September 6, 2010
by Brad Lancaster, www.HarvestingRainwater.com, © 2010
Jordan Valley, Jordan, 2009
The village we were in was strewn with garbage, and the soil was bare and severely eroded. Houses were made from concrete brick and whatever materials could be scavenged. Then we saw the oasis: an island of green bursting from the yard’s pallet fence.
This oasis is one of the gardens and orchards planted and maintained by Basma, a Water Wise Woman. Basma was trained in water harvesting, water conservation, composting, gardening, marketing of produce, etc. As with all the Water Wise Women, she now trains other women in her village to spread the knowledge. She has implemented two gardens and orchards that produce half of the family’s food and provide gifts to spread throughout the community. Rainwater, greywater, and municipal water are used for irrigation. Manure from village livestock and home compost are used to fertilize soils.
I see this as a regenerative investment. Her garden would generally be considered generative, since although it produces an abundance of resources, it would not make it without Basma. But since Basma is training others, they could take over the garden maintenance or create new gardens of their own. If the project succeeds in the long term it will change the local culture. Once it becomes a part of the local culture, it will be a regenerative success, because the planters and stewards of gardens and water will continually be regenerated through the village customs and practices. The garden will then generate other resources, while the garden culture also regenerates the garden via ongoing maintenance and the creation other gardens like it.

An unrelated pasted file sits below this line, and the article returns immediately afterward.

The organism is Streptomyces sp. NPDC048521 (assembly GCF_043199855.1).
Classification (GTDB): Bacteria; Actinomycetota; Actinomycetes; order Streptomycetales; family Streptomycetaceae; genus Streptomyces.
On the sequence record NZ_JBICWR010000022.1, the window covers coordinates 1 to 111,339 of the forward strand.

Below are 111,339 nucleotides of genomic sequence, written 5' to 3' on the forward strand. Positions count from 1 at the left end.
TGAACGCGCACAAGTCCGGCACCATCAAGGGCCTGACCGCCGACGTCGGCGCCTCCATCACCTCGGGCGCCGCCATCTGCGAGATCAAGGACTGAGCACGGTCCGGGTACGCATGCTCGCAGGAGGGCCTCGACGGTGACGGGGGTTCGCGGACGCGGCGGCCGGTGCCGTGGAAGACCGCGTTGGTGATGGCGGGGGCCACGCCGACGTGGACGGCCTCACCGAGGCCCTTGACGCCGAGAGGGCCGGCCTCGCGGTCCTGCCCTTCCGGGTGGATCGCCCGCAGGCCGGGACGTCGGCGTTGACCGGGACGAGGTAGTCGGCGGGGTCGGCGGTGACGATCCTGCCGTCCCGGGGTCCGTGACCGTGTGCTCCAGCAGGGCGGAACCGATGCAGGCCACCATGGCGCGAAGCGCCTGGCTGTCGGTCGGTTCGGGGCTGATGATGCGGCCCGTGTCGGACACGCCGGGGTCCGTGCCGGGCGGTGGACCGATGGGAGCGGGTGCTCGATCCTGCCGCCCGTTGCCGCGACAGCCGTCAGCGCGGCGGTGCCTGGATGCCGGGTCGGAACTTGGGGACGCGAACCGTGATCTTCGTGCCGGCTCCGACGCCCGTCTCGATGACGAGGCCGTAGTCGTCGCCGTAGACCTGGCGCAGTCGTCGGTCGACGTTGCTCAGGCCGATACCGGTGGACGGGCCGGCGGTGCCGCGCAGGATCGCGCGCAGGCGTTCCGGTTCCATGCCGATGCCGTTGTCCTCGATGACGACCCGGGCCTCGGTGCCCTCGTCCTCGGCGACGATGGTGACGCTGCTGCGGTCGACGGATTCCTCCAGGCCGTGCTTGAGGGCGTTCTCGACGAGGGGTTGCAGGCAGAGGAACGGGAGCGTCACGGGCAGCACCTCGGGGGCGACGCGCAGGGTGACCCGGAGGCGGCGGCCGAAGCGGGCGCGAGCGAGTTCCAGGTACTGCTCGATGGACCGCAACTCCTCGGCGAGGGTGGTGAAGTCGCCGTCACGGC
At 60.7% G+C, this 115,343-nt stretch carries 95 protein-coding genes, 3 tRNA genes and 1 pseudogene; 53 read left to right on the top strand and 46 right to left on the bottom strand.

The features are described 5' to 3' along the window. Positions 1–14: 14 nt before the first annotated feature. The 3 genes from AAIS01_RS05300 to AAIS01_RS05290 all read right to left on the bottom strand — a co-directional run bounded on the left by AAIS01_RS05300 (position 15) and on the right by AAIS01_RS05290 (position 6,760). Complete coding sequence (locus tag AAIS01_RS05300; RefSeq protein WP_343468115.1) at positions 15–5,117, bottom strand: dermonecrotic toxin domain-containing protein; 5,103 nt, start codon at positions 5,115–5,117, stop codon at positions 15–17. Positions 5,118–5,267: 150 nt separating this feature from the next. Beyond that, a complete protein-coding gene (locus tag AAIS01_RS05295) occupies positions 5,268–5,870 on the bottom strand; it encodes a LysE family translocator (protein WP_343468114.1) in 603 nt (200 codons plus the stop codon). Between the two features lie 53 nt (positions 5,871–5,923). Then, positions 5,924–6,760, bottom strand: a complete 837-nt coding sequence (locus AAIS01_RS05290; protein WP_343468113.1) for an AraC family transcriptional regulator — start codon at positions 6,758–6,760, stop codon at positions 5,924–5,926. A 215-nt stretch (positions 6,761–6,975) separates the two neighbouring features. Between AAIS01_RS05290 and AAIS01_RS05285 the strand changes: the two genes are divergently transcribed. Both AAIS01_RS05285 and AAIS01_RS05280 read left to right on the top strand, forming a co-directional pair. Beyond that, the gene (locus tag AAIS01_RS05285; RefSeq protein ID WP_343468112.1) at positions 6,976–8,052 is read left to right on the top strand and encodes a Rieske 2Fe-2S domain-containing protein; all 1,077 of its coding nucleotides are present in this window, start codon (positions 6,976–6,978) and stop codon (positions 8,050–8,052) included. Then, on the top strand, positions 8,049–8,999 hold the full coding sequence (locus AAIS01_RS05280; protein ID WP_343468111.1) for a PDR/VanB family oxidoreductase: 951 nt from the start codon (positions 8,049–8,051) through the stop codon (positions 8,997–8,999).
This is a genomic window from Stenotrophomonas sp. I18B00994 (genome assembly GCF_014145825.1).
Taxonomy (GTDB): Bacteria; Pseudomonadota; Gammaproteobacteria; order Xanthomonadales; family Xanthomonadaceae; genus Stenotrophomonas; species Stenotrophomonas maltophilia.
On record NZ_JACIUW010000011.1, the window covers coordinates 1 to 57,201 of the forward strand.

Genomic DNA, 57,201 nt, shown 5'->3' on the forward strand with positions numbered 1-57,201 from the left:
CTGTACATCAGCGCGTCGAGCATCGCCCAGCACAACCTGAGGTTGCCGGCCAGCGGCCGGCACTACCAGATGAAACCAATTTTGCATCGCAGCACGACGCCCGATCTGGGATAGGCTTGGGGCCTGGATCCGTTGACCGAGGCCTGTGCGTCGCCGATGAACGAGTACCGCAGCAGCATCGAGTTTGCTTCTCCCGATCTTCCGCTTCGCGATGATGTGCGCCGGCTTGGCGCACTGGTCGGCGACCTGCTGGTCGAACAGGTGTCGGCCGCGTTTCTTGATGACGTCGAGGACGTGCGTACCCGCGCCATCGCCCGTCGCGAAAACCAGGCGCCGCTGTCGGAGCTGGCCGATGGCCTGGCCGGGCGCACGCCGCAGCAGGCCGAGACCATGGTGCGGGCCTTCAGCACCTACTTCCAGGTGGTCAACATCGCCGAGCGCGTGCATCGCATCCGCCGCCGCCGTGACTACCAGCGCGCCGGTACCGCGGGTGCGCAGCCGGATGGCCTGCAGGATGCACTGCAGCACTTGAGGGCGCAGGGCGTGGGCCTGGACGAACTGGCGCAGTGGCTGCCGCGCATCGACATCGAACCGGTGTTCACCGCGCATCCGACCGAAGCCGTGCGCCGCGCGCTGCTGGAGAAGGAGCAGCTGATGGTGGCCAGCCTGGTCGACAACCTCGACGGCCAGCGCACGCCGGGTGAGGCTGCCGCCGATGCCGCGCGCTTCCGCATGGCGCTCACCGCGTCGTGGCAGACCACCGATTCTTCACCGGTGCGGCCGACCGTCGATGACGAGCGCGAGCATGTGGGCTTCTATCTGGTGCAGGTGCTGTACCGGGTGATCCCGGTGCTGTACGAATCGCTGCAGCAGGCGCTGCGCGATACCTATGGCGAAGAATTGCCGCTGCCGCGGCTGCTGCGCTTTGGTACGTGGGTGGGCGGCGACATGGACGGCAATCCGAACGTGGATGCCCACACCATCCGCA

This program has wisely focused on women. Here in Jordan they are the direct caretakers of the home and all things food. Thus the garden is a natural extension of existing local practices.
For more on degenerative, generative, and regenerative investments, see Rainwater Harvesting for Drylands and Beyond, Volume 1